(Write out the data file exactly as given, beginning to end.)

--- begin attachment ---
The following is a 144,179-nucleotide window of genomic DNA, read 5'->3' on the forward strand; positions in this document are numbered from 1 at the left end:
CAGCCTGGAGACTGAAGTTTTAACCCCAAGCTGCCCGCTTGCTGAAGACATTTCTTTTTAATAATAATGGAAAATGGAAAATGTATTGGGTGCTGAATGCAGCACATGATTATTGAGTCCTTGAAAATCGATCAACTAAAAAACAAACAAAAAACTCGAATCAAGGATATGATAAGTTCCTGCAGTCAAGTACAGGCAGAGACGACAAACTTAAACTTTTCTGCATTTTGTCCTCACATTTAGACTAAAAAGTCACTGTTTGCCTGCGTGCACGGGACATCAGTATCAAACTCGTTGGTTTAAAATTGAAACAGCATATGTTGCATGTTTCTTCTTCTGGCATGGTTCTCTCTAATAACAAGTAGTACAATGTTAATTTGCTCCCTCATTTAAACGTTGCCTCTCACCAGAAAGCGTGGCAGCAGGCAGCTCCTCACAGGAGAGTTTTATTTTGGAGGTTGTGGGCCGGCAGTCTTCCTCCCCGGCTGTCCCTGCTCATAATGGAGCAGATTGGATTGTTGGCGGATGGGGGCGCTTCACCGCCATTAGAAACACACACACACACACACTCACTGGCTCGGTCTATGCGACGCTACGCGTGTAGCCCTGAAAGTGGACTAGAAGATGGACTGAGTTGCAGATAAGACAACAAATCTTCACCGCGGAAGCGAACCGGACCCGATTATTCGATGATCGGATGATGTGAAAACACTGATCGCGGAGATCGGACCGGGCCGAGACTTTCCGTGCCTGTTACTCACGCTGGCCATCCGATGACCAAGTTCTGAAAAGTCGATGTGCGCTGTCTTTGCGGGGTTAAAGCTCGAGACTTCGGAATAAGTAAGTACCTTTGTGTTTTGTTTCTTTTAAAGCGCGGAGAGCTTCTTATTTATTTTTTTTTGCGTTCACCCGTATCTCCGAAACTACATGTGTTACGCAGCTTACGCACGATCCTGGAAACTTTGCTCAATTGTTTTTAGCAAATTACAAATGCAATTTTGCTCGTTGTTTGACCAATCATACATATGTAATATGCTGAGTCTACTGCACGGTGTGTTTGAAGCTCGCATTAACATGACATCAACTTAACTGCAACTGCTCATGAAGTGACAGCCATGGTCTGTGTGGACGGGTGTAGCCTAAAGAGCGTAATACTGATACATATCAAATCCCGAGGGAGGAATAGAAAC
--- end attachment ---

The following is a 144,179-nucleotide window of genomic DNA, read 5'->3' on the forward strand; positions in this document are numbered from 1 at the left end:
CAGCCTGGAGACTGAAGTTTTAACCCCAAGCTGCCCGCTTGCTGAAGACATTTCTTTTTAATAATAATGGAAAATGGAAAATGTATTGGGTGCTGAATGCAGCACATGATTATTGAGTCCTTGAAAATCGATCAACTAAAAAACAAACAAAAAACTCGAATCAAGGATATGATAAGTTCCTGCAGTCAAGTACAGGCAGAGACGACAAACTTAAACTTTTCTGCATTTTGTCCTCACATTTAGACTAAAAAGTCACTGTTTGCCTGCGTGCACGGGACATCAGTATCAAACTCGTTGGTTTAAAATTGAAACAGCATATGTTGCATGTTTCTTCTTCTGGCATGGTTCTCTCTAATAACAAGTAGTACAATGTTAATTTGCTCCCTCATTTAAACGTTGCCTCTCACCAGAAAGCGTGGCAGCAGGCAGCTCCTCACAGGAGAGTTTTATTTTGGAGGTTGTGGGCCGGCAGTCTTCCTCCCCGGCTGTCCCTGCTCATAATGGAGCAGATTGGATTGTTGGCGGATGGGGGCGCTTCACCGCCATTAGAAACACACACACACACACACTCACTGGCTCGGTCTATGCGACGCTACGCGTGTAGCCCTGAAAGTGGACTAGAAGATGGACTGAGTTGCAGATAAGACAACAAATCTTCACCGCGGAAGCGAACCGGACCCGATTATTCGATGATCGGATGATGTGAAAACACTGATCGCGGAGATCGGACCGGGCCGAGACTTTCCGTGCCTGTTACTCACGCTGGCCATCCGATGACCAAGTTCTGAAAAGTCGATGTGCGCTGTCTTTGCGGGGTTAAAGCTCGAGACTTCGGAATAAGTAAGTACCTTTGTGTTTTGTTTCTTTTAAAGCGCGGAGAGCTTCTTATTTATTTTTTTTTGCGTTCACCCGTATCTCCGAAACTACATGTGTTACGCAGCTTACGCACGATCCTGGAAACTTTGCTCAATTGTTTTTAGCAAATTACAAATGCAATTTTGCTCGTTGTTTGACCAATCATACATATGTAATATGCTGAGTCTACTGCACGGTGTGTTTGAAGCTCGCATTAACATGACATCAACTTAACTGCAACTGCTCATGAAGTGACAGCCATGGTCTGTGTGGACGGGTGTAGCCTAAAGAGCGTAATACTGATACATATCAAATCCCGAGGGAGGAATAGAAAC